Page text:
Until podcasting. Podcasts have saved me. While I used to dread riding my bicycle the full hour along the coast up to my gym, now that ride is what I most look forward to. And it’s not because of the ride or our beautiful sunsets but because there’s so much good stuff waiting for me on my iPod.
The difference between today and two
years months ago is that newspaper editors, radio producers, television producers used to decide what content I would see. Sure, I could flip the remote, but it’s still them bringing the content to me and I was fully aware that there was tons of other stuff I’d rather be reading/listening to/watching.
I love NPR. I love PBS. I love CSPAN. And – shhh, don’t tell – I love Jack and Bobby on the WB. But I don’t love them all all of the time. And it used to be that there was plenty of time when they were all full of shit. Or, when something was on that I really wanted to see, I was busy somewhere else.
With podcasts, the content you want to catch is downloaded automatically on to your mp3 player. Then you take it with you. You listen to only what you want to listen to. You fast forward through the parts you don’t like. Yeah, lots of people call it Tivo for your ears. But what I love is, unlike Tivo, I don’t have to be in front of the television. I can be running, I can be in the gym, I can be walking to the library, or just taking a quick walk on the beach. And while I do that, I have some of the most amazing pundits, radio personalities, researchers, tech enthusiasts, journalists, etc. right there with me, somewhere between my pocket and my ears.
A couple days ago I was riding my bike to the gym and listening to the first post-election podcast of the Gilmor Gang. They were all depressed about the results of the election and they were discussing whether or not the blogosphere played any impact on the outcome. Now the most popular political blogs are mostly libertarian or moderately left. But the blogosphere in general is definitely more liberal than conservative. It’s also more critical of the war in Iraq than most tradition media outlets. Basically, it the blogosphere had played a big impact, the vote should have gone to Kerry.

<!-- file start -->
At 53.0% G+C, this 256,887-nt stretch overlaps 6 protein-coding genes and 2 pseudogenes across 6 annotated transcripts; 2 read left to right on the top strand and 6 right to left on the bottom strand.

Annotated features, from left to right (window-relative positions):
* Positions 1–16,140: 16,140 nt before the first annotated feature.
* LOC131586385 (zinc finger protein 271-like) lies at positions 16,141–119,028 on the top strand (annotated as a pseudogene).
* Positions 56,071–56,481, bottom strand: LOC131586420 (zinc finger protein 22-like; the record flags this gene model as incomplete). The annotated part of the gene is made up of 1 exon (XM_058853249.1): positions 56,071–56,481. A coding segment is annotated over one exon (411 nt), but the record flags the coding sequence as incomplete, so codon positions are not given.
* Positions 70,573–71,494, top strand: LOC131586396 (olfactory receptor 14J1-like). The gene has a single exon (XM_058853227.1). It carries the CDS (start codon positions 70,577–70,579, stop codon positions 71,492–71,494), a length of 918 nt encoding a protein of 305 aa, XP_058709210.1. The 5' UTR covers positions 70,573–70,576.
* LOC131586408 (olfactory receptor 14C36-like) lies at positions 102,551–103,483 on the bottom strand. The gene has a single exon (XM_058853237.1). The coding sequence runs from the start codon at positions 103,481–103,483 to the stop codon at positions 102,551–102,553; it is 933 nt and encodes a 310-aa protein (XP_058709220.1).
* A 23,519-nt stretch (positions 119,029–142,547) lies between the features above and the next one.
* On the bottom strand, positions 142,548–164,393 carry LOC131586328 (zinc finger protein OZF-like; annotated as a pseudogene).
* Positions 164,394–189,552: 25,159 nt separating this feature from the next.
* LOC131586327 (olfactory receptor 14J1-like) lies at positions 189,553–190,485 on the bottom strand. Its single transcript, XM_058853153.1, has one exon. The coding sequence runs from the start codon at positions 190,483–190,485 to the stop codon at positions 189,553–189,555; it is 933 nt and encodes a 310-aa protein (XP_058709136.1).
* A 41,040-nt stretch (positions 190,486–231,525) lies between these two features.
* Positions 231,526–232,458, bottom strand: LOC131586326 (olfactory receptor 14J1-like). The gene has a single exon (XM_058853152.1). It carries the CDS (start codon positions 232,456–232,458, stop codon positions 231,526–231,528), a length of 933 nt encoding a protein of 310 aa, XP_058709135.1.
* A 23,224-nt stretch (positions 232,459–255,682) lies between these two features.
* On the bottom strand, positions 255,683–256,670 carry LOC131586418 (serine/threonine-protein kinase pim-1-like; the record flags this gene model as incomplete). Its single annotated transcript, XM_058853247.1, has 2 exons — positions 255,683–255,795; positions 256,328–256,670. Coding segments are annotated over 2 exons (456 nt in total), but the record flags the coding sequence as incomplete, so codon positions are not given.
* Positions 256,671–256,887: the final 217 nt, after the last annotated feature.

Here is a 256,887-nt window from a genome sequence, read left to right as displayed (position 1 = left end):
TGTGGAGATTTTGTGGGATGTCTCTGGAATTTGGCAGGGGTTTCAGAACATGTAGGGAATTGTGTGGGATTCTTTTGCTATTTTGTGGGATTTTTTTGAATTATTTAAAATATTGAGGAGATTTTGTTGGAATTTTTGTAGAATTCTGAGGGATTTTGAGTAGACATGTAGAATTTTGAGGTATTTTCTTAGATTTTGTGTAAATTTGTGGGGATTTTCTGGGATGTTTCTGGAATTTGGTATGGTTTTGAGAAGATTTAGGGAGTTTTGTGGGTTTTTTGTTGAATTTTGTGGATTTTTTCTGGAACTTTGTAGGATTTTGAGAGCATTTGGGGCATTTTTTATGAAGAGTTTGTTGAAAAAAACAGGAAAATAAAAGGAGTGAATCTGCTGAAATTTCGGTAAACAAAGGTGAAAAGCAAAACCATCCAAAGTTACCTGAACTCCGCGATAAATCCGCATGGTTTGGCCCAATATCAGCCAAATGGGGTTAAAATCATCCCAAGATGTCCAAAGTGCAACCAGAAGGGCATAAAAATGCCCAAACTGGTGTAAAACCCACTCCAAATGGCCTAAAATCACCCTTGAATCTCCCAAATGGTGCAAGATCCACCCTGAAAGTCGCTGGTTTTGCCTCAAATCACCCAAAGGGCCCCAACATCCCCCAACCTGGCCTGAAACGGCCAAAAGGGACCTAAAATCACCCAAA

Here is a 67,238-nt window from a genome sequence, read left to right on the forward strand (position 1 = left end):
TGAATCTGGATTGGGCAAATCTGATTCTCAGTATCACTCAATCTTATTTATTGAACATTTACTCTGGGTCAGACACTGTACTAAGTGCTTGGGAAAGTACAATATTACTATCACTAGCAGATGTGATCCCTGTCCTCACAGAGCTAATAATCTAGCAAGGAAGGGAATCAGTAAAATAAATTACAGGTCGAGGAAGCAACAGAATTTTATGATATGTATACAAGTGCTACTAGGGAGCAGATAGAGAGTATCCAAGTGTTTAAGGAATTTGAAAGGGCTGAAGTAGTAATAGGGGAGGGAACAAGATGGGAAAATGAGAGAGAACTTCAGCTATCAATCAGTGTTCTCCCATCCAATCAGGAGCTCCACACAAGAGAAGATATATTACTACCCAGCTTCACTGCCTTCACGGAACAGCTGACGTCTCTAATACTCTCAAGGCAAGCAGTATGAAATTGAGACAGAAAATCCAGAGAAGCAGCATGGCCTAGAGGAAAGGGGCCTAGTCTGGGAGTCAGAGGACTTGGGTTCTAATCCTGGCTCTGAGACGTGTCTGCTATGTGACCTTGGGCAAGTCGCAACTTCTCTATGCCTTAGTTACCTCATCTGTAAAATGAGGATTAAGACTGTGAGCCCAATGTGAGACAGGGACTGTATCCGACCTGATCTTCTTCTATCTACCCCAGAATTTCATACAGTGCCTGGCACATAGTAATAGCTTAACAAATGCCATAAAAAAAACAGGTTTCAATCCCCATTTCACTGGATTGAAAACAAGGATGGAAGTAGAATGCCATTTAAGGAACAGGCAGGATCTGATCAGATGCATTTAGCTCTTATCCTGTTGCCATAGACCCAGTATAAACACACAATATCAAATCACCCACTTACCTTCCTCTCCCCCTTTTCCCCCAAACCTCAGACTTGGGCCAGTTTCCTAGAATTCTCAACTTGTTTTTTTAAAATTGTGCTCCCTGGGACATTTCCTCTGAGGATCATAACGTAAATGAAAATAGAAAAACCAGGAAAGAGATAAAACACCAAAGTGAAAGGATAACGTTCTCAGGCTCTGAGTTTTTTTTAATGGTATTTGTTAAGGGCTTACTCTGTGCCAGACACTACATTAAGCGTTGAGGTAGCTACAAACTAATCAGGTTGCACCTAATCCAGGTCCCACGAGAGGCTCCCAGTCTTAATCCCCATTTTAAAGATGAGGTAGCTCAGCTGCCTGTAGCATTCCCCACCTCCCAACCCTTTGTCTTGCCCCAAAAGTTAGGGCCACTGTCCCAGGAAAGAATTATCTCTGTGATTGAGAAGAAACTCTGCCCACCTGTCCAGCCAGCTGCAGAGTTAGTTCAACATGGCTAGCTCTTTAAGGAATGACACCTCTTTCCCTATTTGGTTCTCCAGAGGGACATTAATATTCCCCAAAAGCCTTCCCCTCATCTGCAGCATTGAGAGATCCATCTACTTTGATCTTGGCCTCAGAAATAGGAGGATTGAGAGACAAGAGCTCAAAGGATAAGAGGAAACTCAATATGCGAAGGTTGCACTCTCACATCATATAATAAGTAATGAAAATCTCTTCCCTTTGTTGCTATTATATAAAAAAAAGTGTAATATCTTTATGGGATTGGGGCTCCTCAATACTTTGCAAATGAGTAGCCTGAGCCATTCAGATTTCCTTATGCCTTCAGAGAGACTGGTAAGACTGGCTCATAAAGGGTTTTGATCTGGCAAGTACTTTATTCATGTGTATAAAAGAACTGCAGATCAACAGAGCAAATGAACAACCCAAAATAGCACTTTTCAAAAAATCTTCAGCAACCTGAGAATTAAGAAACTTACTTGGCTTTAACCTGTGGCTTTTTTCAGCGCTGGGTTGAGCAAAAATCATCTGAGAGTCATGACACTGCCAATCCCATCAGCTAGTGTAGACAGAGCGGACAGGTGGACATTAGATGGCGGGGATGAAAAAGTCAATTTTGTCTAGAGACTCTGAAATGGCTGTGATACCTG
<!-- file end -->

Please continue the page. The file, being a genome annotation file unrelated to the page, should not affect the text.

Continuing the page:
Then one of the guests brought up an interesting thesis: there is such an overwhelming amount of information on the internet and in the blogosphere that a possible reaction is curling up into your existing comfortable values and gut instincts.
That really got at me because I’m a strong advocate of the internet, of increased communication. I don’t think information overload (which I suffer from every day) is a bad thing, I just think we need to slowly let ourselves work it out. But another reaction is certainly retreating from it all back to a traditional objective moral code just like Gary Willis argues in The Day the Enlightenment Went Out.